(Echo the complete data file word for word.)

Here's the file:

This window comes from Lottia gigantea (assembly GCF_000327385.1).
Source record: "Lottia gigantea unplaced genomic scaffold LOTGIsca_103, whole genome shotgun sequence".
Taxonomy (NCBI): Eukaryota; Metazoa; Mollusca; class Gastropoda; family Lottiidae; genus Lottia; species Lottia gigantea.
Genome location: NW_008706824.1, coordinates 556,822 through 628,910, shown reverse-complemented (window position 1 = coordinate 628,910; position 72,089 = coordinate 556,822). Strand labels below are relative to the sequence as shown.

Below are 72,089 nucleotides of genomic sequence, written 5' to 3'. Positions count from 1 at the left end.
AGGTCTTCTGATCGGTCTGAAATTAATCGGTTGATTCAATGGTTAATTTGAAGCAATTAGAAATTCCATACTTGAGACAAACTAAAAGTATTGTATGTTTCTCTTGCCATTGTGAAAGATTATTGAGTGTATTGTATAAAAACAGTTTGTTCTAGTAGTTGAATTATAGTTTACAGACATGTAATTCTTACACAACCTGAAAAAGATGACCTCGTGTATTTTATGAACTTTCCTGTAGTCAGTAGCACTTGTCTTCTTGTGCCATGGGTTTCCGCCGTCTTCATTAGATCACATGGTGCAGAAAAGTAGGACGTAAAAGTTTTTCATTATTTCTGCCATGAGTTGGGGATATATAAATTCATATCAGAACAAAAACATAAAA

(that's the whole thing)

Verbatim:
This window comes from Lottia gigantea (assembly GCF_000327385.1).
Source record: "Lottia gigantea unplaced genomic scaffold LOTGIsca_103, whole genome shotgun sequence".
Taxonomy (NCBI): Eukaryota; Metazoa; Mollusca; class Gastropoda; family Lottiidae; genus Lottia; species Lottia gigantea.
Genome location: NW_008706824.1, coordinates 556,822 through 628,910, shown reverse-complemented (window position 1 = coordinate 628,910; position 72,089 = coordinate 556,822). Strand labels below are relative to the sequence as shown.

Below are 72,089 nucleotides of genomic sequence, written 5' to 3'. Positions count from 1 at the left end.
AGGTCTTCTGATCGGTCTGAAATTAATCGGTTGATTCAATGGTTAATTTGAAGCAATTAGAAATTCCATACTTGAGACAAACTAAAAGTATTGTATGTTTCTCTTGCCATTGTGAAAGATTATTGAGTGTATTGTATAAAAACAGTTTGTTCTAGTAGTTGAATTATAGTTTACAGACATGTAATTCTTACACAACCTGAAAAAGATGACCTCGTGTATTTTATGAACTTTCCTGTAGTCAGTAGCACTTGTCTTCTTGTGCCATGGGTTTCCGCCGTCTTCATTAGATCACATGGTGCAGAAAAGTAGGACGTAAAAGTTTTTCATTATTTCTGCCATGAGTTGGGGATATATAAATTCATATCAGAACAAAAACATAAAA